Good post Simon, and great comments. What would be your suggestions for a work enviroment where you could be between the office and the factory? If I’m meeting with clients I wear a jacket and tie, if I dont have appointments I wear jeans and sneakers, but I hate to have a banker visiting by surprise those days….


Dear Simon, you mentioning context being a big part of style reminded me of a discussion I had with an old friend recently. We were talking about funerals and the appropriate attire. I argued one should also be able to wear a dark blue suit. What are your thoughts on the correct attire and colors for a funeral? Regards, Alex


Well said. The fact that you actually have a real and unrelated job gives so much more legitimacy to your blog than if you were a self-styled authority with no pedigree except, say, inheritance. This legitimacy is rooted in the notion that our clothes are a uniform and are a reflection of who we are and what we’ve achieved. In a certain sense, like the soldier’s, it should be earned.

Having a real job in the real world keeps the signals we send tempered, appropriate and grounded. I often chuckle, when I’m in NY, at the salesmen in the venerable Paul Stuart in their skinny trousers with 3” turn ups showing 2” of socks strutting around as if they own the place. Risible in the extreme! In the same vein I laugh, this time with more contempt, at imposters who do it all for show simply because they’ve got the money. A little puffery once in a while is fine; we’re all guilty of it. But if you strut around like a peacock, have something to squawk about. That bespoked punter who’s never earned a penny for himself… please.
Live the life, not the lie. And you do. Bravo, Sir, bravo!

Jack Green

Another excellent article, Simon. I take great comfort from knowing there are others out there who recognise these subtle issues; it isn’t always about wearing what you like, or even what looks good (hopefully the two are the same!). What one wears does sometimes get up other people’s noses and context is everything. For most men, Conformity is still king in many work environments and it is sad to report that while many executives, especially in the creative industries, do wear a hoody and skinny jeans to the office, for everyone else the blue suit and open collar have become the new office uniform, just as rigid and unforgiving of ‘otherness’ as were the brolly and bowler hat wearers of the 1950s. If you wear a tie, there must be something wrong with you; old-fashioned, or uptight, but definitely not normal. “What’s wrong with him? He should loosen up!”.
I love wearing ties, feel somehow undressed without one, and rejoice when I read (and see in Simon’s beautiful photographs), that there is such a thing as casual elegance in the workplace, that doesn’t shout ‘look at me’ or worse, that says ‘looking bland’ is my priority and, by implication, should be yours too.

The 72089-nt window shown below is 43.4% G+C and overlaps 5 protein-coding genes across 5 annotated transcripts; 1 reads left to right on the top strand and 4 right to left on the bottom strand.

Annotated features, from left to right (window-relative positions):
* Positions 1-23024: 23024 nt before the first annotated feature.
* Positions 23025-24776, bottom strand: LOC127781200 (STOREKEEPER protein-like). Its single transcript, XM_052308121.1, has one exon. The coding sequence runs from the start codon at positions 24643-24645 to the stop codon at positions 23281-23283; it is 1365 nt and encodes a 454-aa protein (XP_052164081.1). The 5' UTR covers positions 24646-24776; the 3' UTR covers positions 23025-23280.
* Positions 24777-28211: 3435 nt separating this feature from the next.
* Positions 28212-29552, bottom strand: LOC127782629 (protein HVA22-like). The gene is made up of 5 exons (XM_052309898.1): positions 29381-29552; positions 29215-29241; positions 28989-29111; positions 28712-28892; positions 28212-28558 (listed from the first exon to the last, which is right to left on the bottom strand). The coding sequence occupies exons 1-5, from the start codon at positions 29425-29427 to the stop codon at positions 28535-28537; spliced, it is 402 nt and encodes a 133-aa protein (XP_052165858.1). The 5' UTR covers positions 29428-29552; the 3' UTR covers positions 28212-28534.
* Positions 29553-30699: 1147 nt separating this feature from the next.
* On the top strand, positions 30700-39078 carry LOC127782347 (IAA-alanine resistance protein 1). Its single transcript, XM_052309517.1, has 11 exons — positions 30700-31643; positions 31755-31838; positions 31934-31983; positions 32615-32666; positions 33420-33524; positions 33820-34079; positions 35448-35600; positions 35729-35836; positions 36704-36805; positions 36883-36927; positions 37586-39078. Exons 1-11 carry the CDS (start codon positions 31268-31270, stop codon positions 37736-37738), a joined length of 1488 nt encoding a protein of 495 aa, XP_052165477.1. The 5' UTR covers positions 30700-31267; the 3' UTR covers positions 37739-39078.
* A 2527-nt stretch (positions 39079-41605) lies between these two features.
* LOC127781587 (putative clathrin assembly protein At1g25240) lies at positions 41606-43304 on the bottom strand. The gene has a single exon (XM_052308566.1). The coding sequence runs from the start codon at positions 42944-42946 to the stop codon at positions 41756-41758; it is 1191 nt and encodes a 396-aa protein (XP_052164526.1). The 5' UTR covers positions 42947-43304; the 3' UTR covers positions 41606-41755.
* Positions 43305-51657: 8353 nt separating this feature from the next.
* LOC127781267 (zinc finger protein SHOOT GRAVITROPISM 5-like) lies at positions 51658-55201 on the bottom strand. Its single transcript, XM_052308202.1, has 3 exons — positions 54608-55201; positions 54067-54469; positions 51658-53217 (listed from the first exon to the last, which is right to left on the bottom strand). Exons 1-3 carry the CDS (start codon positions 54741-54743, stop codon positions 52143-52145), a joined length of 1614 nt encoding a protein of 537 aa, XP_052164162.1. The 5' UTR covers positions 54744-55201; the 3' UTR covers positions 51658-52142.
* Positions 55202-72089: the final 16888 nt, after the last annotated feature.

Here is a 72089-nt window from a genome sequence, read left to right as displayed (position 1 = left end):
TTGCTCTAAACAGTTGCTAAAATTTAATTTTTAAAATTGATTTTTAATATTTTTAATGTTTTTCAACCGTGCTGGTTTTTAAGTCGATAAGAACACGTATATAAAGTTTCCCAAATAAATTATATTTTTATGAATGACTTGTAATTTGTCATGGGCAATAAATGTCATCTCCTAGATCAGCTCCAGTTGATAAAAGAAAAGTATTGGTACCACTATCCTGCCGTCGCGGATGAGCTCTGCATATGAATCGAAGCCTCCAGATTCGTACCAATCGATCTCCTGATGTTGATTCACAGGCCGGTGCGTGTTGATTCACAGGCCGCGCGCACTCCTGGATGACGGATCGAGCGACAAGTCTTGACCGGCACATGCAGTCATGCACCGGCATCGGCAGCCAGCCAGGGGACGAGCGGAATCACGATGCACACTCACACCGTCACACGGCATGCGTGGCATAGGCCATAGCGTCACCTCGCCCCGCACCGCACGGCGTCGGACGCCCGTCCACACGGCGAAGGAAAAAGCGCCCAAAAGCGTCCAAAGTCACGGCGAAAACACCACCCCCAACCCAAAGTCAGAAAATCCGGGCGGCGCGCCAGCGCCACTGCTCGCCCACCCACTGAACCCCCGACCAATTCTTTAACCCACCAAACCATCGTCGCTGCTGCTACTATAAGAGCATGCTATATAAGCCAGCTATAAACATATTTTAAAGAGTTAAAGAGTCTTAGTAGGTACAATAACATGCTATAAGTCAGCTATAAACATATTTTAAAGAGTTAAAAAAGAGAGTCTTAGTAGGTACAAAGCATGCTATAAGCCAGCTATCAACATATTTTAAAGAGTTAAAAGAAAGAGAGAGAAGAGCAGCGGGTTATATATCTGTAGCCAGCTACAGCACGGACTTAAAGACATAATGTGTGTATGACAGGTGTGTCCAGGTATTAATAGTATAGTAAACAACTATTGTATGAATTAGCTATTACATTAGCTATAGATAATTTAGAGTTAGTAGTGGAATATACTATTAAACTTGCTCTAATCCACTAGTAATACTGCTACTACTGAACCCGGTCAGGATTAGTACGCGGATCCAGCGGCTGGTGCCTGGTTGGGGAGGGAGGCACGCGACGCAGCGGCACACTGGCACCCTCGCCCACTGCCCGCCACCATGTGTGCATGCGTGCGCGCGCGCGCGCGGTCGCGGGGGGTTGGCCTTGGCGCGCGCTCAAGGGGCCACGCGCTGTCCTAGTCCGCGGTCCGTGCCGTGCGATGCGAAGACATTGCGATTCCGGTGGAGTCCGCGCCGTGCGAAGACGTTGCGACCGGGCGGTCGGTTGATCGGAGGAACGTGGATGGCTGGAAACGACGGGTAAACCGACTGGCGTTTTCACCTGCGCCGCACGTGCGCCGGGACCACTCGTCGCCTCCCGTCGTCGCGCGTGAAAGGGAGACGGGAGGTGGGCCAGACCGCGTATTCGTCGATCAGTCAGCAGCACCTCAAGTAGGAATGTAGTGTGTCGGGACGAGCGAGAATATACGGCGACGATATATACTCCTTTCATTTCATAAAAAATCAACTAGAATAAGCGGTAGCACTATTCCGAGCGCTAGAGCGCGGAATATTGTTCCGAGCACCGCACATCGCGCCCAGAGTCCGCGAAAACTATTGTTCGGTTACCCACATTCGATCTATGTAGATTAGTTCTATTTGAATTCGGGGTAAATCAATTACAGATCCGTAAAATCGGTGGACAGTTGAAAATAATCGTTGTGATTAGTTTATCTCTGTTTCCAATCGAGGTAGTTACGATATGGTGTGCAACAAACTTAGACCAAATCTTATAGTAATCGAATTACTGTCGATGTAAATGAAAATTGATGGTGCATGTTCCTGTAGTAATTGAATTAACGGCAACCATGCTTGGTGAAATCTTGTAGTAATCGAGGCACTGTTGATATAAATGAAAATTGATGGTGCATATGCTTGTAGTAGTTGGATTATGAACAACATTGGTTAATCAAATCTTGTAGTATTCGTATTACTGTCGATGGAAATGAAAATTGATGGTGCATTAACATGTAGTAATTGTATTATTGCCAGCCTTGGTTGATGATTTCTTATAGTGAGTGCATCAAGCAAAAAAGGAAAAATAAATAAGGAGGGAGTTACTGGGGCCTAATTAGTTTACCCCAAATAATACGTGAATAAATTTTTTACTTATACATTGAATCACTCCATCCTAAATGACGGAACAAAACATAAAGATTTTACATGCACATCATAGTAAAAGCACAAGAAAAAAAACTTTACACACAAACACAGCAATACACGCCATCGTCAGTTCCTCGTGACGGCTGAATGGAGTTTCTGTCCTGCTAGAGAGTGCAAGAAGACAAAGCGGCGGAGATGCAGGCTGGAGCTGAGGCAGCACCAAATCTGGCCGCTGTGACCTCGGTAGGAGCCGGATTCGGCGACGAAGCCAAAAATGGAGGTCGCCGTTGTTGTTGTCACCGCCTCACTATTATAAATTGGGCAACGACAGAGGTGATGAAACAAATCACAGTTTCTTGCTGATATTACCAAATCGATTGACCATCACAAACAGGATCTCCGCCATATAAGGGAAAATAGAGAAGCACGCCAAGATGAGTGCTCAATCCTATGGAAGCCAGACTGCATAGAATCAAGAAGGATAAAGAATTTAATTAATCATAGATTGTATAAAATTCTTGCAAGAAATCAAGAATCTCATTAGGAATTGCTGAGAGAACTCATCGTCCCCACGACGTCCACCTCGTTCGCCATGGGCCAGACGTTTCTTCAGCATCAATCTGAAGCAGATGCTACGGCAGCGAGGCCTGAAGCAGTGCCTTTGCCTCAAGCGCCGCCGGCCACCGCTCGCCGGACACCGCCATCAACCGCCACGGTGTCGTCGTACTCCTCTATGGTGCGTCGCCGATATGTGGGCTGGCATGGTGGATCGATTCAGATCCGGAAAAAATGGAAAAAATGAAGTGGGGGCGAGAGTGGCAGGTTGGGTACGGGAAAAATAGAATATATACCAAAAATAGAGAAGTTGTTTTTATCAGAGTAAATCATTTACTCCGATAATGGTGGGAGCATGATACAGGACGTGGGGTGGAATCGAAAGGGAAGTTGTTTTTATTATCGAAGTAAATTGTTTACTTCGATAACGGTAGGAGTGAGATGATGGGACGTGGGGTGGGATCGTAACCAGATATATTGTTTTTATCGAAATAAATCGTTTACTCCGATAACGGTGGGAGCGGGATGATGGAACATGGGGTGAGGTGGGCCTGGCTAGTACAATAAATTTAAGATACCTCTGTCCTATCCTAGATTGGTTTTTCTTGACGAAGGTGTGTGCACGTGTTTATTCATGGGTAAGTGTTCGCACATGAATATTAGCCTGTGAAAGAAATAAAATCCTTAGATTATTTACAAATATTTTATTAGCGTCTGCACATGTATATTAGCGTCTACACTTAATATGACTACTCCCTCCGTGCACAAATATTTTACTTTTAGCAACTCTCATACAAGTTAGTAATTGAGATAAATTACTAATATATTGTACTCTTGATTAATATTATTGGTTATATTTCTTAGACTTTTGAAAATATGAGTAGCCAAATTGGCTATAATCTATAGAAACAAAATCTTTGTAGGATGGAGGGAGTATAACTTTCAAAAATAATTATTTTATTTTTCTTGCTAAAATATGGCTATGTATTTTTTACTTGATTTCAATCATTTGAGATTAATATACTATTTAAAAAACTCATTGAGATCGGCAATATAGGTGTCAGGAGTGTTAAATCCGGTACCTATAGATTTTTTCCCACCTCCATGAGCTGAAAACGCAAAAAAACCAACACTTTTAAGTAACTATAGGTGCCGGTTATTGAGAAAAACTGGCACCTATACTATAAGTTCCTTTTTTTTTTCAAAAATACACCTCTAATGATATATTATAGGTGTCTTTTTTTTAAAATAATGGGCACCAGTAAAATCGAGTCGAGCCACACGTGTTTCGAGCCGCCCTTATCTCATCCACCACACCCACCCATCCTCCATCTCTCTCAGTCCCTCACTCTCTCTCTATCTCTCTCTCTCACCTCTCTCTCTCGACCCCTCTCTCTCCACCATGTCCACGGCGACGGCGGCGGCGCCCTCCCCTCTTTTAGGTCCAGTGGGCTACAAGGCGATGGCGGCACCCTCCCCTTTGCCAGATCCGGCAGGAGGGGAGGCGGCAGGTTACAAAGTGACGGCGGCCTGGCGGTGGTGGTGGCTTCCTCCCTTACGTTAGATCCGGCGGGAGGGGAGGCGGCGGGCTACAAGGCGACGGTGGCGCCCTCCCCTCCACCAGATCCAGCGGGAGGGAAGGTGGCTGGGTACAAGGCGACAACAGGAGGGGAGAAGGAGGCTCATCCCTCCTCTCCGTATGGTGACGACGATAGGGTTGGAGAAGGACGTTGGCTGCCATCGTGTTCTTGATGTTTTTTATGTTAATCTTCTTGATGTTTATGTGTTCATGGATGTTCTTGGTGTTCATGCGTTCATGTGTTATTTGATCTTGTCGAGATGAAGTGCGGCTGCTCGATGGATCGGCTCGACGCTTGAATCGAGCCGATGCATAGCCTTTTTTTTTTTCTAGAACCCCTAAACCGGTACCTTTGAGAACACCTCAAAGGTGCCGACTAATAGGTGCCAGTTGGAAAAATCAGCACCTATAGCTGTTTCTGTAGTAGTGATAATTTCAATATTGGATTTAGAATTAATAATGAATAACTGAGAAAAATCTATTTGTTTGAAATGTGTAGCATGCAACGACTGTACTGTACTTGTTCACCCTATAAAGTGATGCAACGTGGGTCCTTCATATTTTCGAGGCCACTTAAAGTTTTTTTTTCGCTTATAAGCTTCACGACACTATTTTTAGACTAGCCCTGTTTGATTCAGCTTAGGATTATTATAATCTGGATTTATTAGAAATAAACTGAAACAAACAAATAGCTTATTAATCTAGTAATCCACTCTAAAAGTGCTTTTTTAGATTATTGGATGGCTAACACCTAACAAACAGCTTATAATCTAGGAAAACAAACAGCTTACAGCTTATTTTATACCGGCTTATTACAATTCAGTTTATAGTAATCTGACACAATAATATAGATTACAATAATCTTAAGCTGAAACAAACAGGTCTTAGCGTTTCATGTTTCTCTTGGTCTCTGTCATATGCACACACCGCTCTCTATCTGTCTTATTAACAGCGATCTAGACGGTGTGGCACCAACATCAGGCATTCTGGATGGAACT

It takes practice, and a willingness to risk the odd mistake but perhaps most of all, it requires the confidence the carry it off. To dare to be true to oneself.
I too say, Bravo Simon. We rally to your standard!


I’m one of the few in my office who wears wool trousers rather than jeans, and I pay close attention to fit. I may be the only who has ever touched a tin of shoe polish

When I occasionally wear a sports coat, I’ll be asked if I’m headed to a job interview… Ties are almost completely out of the question–senior leadership may occasionally wear sports coats to meetings but ties seem to be forbidden at all times except holiday parties.


Indeed. I don’t…


Dear Simon,

Thank you once again for your really great site and the effort to promote a more stylish and beautiful world.
I work in the financial sector where a business suit and tie is necessary all five working days. The question is how many suits/ties/shoes/shirts do you think are the minimum I should keep in rotation?
Currently I have 4 suits (2 grey’s and two navy), 3 pair of shoes (two black, one brown), 10-15 shirts (half of them white) and 10 ties, but I have the feeling that are not enough!

Many thanks in advance,



Hi Simon, I was wondering if you can share and advice on dressing for Singapore? Work will be from client’s office but also include a lot of outside surveying at the port, so no escaping the heat/humidity. I understand pants with odd jackets are fine and a tie optional. To make things “worse” I sweat easily and we will walk a lot.

Still as the called in experts I can’t come too casual. On the flip side I also prefer to not look completely soaked after 5 minutes.

Any ideas?



I found your website a couple of weeks ago and I have to say congratulations for such a simple yet inspiring way of expressing your thoughts and views on all these style related topics.

Thank you


Ah, Pitti… this is exactly the reason why I prefer British fashion over Italian. Don’t get me wrong, I can appreciate their style and creativity, but if your source of inspiration is let’s say James Bond instead of Pitti Uomo, you can weat a 10,000 GBP worth outfit and still blend in between “normal” people (while looking classy at the same time).
On the other hand, I noticed that the better I dress, the better the others treat me. Not so much at work, but in shops, restaurants etc.